- Ric Bucher, NBA Reporter, ESPN The Magazine Senior Writer
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Low-balling the incoming NBA draft class seems to be part of the GM offseason curriculum these days. It goes something like this: One, scout the talent. Two, prevaricate about the talent that interests you. Three, downgrade the impact the talent will have anytime soon.
It's not a tough sell, what with the multitude of teenage and foreign players being drafted. Only last year's pronouncement that Carmelo Anthony and LeBron James would be the only additions of note certainly didn't prove true. Dwyane Wade, Chris Bosh, Marquis Daniels, Josh Howard, Kirk Hinrich and Leandro Barbosa not only played more significant roles than expected, half did so for playoff teams, the NBA gold standard. It remains to be seen how last year's class fares over the long haul, but its start is no less promising than any of its predecessors.
And don't be surprised if this year's class surpasses the modest advertising by front-office types as well.
(As a side note, the dilemma facing GMs is not that there's less talent, but that more players are making the daunting leap from playing against boys to going against men, increasing the hit-or-miss odds. The younger a player is, the less clear it is how his love for the game or work ethic will be affected by suddenly being a millionaire. Or by the personality of his coach. Or by living far away from friends and family. Or by having to earn his minutes playing 'D' when he's been a scorer his entire career.)
(Side note II: It used to be that foreign players were already tested to some degree on all those counts, which is how they became more attractive than U.S. players weaned on AAU or watered-down college ball. But that's not the case now. Darko Milicic, Maciej Lampe and Pavel Podkolzin are all examples of players who hadn't proved anything in Europe yet were unfairly hyped, based on physique and skill drills, into something they're not. Hey, Yinka Dare was a freakin' Adonis and I'm guessing Steve Alford or Damon Bailey were spectacular in skill drills. Touting a player based on his physical attributes or his jump-shot form is like picking a wife based on her bra size or her cherry pie recipe. Too little substance, too much imagination.)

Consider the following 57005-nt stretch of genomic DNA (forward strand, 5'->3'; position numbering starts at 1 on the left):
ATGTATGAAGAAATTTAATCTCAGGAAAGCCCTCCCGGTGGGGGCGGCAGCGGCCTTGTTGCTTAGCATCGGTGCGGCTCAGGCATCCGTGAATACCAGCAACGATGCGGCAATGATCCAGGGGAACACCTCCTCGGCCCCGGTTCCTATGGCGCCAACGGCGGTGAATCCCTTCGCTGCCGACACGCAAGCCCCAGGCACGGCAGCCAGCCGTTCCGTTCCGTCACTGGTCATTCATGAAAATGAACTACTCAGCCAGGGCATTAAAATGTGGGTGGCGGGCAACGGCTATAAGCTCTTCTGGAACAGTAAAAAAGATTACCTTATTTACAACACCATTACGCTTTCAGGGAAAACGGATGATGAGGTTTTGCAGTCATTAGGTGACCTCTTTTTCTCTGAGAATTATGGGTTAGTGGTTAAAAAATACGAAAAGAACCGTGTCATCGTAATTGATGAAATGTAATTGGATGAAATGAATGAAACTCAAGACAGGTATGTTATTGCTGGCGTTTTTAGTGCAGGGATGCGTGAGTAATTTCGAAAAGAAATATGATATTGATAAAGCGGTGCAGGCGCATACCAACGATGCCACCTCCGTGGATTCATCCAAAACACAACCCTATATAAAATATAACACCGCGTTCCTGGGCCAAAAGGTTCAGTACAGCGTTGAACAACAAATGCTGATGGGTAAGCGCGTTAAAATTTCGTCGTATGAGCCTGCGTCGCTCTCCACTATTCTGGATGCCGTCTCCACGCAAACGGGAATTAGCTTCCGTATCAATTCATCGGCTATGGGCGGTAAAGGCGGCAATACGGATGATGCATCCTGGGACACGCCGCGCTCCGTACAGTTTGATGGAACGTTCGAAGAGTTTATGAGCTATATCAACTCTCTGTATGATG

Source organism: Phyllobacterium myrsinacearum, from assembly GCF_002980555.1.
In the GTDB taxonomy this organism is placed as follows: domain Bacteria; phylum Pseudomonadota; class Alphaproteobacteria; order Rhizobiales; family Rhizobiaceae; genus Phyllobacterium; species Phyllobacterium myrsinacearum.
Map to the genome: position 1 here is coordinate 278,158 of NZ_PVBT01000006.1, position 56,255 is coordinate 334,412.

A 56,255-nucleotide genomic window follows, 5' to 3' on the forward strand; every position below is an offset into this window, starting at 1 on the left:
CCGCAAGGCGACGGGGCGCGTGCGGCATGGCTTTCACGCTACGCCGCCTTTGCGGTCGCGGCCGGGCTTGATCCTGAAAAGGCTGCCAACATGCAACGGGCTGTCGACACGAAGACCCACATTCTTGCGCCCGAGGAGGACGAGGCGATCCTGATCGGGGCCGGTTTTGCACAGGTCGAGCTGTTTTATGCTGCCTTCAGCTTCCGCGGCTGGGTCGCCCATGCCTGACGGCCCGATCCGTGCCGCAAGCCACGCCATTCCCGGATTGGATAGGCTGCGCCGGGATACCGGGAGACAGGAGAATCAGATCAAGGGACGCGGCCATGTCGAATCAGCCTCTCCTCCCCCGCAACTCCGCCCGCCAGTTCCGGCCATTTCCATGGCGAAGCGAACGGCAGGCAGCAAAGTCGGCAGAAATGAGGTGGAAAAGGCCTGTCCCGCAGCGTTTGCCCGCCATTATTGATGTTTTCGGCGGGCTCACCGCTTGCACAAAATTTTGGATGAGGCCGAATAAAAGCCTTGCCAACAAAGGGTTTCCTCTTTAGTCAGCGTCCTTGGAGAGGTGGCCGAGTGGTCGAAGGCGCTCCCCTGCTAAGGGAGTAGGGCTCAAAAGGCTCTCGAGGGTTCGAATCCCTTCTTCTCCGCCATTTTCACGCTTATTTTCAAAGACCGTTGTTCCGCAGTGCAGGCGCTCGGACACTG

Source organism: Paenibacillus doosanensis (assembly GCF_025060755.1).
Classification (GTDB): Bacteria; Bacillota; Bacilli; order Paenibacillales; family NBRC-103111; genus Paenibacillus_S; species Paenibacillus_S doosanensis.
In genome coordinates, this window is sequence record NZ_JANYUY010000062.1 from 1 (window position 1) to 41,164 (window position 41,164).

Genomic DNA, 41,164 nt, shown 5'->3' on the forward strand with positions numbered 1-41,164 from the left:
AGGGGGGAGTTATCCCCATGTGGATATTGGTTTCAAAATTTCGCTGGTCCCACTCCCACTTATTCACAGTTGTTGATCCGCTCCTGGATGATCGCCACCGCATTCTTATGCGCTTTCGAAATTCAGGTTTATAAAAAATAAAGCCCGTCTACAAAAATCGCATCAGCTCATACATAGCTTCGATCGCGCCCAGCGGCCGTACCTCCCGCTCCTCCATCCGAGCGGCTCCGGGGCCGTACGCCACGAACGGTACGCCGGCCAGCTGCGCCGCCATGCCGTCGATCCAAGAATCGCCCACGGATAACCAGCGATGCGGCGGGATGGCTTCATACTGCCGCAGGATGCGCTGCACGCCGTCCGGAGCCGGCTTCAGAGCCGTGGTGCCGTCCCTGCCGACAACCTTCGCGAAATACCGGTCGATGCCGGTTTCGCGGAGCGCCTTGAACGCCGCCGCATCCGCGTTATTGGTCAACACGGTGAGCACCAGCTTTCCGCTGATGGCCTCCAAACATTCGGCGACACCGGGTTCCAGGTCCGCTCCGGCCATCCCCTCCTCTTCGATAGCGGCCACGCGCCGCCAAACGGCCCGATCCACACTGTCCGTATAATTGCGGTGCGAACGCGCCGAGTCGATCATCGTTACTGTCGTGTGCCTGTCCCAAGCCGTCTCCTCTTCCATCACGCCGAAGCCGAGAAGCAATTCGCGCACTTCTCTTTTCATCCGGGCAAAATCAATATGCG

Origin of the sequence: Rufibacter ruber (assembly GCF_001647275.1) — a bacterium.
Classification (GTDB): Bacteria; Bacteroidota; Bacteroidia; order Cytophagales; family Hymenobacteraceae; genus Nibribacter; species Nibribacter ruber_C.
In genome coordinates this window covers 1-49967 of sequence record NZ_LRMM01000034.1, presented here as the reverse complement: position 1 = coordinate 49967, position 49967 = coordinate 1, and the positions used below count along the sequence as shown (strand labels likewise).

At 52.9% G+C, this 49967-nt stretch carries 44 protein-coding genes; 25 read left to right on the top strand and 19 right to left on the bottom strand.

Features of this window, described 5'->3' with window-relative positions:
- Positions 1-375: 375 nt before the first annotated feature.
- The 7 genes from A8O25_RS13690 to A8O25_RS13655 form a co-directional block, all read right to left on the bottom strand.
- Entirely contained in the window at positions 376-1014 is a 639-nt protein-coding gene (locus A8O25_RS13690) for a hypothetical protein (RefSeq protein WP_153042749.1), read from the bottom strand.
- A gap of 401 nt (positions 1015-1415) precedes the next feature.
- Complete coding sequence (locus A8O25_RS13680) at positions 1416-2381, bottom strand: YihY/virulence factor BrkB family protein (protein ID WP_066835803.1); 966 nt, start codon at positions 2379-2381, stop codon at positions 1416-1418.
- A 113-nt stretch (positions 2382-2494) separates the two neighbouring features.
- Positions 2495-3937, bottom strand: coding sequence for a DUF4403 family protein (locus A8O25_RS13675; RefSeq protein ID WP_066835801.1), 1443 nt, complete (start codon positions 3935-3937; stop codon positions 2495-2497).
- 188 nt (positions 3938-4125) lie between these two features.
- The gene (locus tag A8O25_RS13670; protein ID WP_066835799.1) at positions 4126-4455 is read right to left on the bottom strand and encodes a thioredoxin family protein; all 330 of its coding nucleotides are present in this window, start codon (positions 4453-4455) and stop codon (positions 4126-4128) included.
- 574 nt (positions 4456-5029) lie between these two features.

So here's what I know: After seeing seven of this year's 13 lottery picks and 18 of 29 first-rounders get their first taste of pro-caliber summer-league ball in Las Vegas, Long Beach and Salt Lake City, the overall talent level coming in looks to be no less than last year's crop. It's a little early to say definitively who is going to flourish and who will founder, but the performances of the last month at least offer a starting point. More so, anyway, than some 19-year-old's wing span or behind-the-back dribble in an empty gym. (If a player isn't mentioned, it's either because I didn't see him or he didn't do anything good or bad enough to warrant mention.)
Atlanta Hawks. Now maybe it's clear why No. 6 pick Josh Childress insists he's a 2, not a 3 -- because he's not likely to beat out high schooler Josh Smith (17th pick) at small forward, at least not based on their performances in Salt Lake City. Smith has the athleticism to have an impact without the ball, while Childress was frighteningly mediocre despite being the Hawks' primary summer-league go-to guy. Childress didn't have the lift to get his shot off inside and his funky stroke, as is, limits his range. At the other end, Derrick Dial got every look he wanted against him. It's only summer league, but still ...
Boston Celtics. Second-year point guard Marcus Banks was the drawing card as a UNLV alumnus for the first (but not last) summer league held in Vegas, but it was No. 15 pick Al Jefferson and Tony Allen (25th) who showed they could slide right into the Celtics' rotation, particularly if Boston parrots Memphis' up-tempo platoon system, the same approach first-year coach Doc Rivers used to win his 2000 Coach of the Year award in Orlando. Jefferson's midrange jumper is surprisingly accurate for a 6-foot-10 high schooler and the offense flowed far better with Allen than Banks. Boxing out remains a foreign concept to Jefferson and he looks lost in half-court sets, but his rebounding and ability to run the floor will earn him minutes.
Chicago Bulls. GM John Paxson clearly is building a team in his image. While the young Bulls aren't going to overwhelm you with their physical gifts, don't underestimate their tenacity and simple understanding of the game. Ben Gordon (third pick) showed shades of Wade in Salt Lake City as an attacking guard, Luol Deng (No. 7) was deadly from 15 to 20 feet and second-round pick Chris Duhon has the look of another Howard Eisley as an undersized point guard who nevertheless gets the ball where it's supposed to go and knocks down the open shot when he has it. Even Mario Austin, despite being nearly as unorthodox in the post as Othella Harrington, impressed with his aggressiveness, diving headfirst into a baseline folding table in pursuit of a loose ball. It's no accident the Bulls finished 6-1 in the Rocky Mountain Revue.